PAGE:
There are $60$ students from 12 different grade years, $5$ students from each year.

Also, there are $5$ tables A,B,C,D,E. Tables A-D have $14$ seats and E has $4$ . Students sit randomly to the Tables.

What is the probability that all students from a specific grade year(5-students) sit at table A.

I was thinking it is a classical probability with maybe hyper-geometric form. something like: $\frac{\binom{5}{5}*\binom{55}{9}}{\binom{60}{14}}$ but I am not sure if i have to consider the other tables as well, since students sit randomly?

Any advice appreciated!

  • 1
    $\begingroup$ You don't have to consider other tables for this question. Think: is there any difference if there are no extra tables, one extra table, or two extra tables? No, all the other students will not be sitting at the first table. $\endgroup$ – Quang Hoang May 21 at 11:54
  • $\begingroup$ Since you have determined table A, so your respond is correct. If you want to change sitting problem, you must add more details, like : probability of sitting all student from a grade on one table, or probability of sitting all student from at least one grade on one table ,... $\endgroup$ – BarzanHayati May 21 at 11:57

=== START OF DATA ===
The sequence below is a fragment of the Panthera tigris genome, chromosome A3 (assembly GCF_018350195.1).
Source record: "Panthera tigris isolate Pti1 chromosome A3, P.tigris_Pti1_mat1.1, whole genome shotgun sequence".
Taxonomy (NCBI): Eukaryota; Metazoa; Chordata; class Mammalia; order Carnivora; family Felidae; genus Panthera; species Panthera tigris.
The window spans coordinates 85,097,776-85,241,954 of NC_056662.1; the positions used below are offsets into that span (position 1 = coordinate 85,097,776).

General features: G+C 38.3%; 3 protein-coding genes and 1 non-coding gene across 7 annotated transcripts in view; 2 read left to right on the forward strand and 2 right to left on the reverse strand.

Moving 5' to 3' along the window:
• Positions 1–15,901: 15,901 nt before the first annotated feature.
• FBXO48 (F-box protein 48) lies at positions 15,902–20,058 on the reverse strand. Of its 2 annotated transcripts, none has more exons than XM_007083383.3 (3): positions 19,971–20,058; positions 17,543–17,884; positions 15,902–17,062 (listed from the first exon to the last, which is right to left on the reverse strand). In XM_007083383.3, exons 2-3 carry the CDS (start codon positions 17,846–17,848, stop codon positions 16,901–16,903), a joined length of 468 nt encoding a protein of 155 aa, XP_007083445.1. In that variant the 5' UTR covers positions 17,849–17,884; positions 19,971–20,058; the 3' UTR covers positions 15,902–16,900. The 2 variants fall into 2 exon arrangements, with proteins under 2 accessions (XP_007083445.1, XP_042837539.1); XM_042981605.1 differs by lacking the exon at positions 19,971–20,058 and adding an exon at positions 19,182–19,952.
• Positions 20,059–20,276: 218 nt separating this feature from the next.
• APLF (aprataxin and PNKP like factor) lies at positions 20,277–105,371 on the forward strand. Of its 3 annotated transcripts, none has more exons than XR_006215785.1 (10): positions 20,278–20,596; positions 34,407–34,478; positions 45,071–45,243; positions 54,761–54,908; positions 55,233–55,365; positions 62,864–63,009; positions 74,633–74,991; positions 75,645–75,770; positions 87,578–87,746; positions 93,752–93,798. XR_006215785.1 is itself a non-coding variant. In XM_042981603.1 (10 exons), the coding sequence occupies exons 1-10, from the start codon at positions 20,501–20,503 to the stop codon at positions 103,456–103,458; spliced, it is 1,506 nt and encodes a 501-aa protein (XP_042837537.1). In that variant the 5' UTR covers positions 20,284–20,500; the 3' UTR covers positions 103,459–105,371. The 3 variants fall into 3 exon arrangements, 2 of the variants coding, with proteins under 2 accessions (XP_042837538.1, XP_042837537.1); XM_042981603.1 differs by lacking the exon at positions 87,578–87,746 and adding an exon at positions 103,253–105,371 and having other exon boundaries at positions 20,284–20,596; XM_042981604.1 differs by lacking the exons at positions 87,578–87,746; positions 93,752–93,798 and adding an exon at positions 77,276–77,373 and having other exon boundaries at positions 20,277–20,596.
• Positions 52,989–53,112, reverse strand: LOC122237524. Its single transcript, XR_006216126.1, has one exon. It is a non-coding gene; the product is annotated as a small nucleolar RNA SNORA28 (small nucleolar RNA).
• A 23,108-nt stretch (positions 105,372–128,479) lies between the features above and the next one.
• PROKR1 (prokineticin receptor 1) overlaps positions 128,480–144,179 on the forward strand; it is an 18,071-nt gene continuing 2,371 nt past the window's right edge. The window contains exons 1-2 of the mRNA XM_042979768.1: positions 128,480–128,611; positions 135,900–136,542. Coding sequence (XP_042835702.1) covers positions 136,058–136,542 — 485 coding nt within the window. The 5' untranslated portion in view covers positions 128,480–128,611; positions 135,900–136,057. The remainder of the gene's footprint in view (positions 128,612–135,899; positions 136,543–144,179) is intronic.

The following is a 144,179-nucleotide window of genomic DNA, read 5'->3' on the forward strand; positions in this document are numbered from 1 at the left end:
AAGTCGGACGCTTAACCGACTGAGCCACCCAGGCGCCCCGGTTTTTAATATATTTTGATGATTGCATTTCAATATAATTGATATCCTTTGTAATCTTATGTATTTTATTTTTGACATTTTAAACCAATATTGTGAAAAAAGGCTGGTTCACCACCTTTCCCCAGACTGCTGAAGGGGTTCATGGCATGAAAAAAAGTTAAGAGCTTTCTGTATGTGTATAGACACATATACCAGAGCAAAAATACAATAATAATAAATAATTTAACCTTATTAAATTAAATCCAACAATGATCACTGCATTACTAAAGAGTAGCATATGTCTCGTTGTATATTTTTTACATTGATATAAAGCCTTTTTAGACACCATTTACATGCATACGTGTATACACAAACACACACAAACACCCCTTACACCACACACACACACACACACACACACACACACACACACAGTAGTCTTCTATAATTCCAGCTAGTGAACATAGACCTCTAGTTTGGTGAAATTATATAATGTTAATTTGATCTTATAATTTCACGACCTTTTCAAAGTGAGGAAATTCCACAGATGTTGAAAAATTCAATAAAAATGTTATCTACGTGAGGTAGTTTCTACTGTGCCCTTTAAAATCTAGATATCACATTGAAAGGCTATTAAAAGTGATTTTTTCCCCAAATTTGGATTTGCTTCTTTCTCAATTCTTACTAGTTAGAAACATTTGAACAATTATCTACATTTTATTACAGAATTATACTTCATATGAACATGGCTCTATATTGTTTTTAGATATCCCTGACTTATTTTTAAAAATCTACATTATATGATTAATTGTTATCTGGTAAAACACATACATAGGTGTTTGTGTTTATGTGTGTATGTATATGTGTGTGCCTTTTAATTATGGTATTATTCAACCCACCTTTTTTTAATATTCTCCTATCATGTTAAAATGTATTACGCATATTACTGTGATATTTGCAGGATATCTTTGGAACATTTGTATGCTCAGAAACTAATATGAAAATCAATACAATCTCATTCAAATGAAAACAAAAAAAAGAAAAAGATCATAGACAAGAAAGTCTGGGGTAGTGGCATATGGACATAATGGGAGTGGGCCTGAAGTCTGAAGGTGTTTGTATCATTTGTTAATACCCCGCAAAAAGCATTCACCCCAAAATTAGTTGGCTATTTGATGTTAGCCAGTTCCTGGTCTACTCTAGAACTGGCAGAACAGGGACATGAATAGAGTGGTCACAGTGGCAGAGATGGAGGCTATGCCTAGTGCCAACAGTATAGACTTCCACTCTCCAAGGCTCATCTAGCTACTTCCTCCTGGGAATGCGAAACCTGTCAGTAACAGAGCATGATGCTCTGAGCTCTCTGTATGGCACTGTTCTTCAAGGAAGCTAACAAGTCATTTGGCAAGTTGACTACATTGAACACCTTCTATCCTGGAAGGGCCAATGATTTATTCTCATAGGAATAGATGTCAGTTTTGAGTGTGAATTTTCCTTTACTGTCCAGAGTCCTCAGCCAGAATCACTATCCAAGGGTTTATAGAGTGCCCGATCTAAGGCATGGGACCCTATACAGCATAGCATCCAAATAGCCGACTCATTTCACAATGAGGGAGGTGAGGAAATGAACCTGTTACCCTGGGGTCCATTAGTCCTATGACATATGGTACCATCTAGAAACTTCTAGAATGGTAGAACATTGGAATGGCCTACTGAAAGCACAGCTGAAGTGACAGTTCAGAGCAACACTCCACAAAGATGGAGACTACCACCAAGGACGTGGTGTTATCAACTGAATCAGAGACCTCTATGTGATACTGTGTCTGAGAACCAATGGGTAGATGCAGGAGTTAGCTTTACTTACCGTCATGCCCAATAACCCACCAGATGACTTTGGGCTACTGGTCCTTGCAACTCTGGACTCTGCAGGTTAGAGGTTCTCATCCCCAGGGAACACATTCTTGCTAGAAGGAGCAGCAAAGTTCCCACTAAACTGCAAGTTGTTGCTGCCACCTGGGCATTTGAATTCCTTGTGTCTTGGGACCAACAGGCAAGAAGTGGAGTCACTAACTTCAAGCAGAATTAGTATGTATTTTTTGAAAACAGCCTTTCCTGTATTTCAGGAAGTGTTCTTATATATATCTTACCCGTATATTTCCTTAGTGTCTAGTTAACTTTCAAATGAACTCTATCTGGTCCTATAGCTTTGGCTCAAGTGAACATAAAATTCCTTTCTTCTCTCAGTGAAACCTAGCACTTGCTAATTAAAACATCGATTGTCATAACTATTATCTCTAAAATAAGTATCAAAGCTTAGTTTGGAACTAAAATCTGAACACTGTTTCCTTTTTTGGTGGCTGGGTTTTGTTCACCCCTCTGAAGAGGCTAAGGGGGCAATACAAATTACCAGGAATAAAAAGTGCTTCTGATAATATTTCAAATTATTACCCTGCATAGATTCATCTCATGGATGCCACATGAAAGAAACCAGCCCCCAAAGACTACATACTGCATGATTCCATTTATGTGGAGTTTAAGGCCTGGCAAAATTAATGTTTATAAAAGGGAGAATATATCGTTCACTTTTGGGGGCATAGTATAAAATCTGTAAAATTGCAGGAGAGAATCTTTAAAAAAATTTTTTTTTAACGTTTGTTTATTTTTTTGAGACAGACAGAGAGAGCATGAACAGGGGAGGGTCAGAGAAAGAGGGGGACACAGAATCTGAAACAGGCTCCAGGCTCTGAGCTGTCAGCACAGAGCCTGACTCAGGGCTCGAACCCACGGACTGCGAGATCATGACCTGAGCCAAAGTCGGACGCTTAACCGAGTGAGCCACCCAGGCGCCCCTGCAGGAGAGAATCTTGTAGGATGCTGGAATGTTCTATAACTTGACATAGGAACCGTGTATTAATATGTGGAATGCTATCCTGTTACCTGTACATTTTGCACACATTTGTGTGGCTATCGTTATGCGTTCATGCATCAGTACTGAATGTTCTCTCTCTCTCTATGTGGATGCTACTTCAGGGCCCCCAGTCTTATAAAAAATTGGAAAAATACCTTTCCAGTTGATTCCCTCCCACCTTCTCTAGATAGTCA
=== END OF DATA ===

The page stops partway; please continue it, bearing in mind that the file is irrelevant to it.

Let us label the grade years with $i=1,\dots12$ and let $E_i$ denote the event that the students of grade $i$ are all seated at table A.

Then to be found is: $$P\left(\bigcup_{i=1}^{12}E_i\right)$$

For this we can use the principle of inclusion/exclusion together with symmetry based on the fact that the events $E_i$ are evidently equiprobable.

This results in:$$P\left(\bigcup_{i=1}^{12}E_i\right)=\binom{12}1P(E_1)-\binom{12}2P(E_1\cap E_2)=\frac{\binom{12}1\binom{14}5}{\binom{60}5}-\frac{\binom{12}2\binom{14}{10}}{\binom{60}{10}}$$


Just counting friend:

Total number of different seat combination: X = 60!

Total number of combination, which only one specific grade sits at A: $Y= \binom{14}5 * 55! - 11 * \binom{9}5*50!$

Total number of combination, which only two specific grades sit at A: $Z=\binom{12}2 * \binom{14}{10}*50!$

Probability = (Y+Z)/X


Your Answer

By clicking “Post Your Answer”, you agree to our terms of service, privacy policy and cookie policy

Not the answer you're looking for? Browse other questions tagged or ask your own question.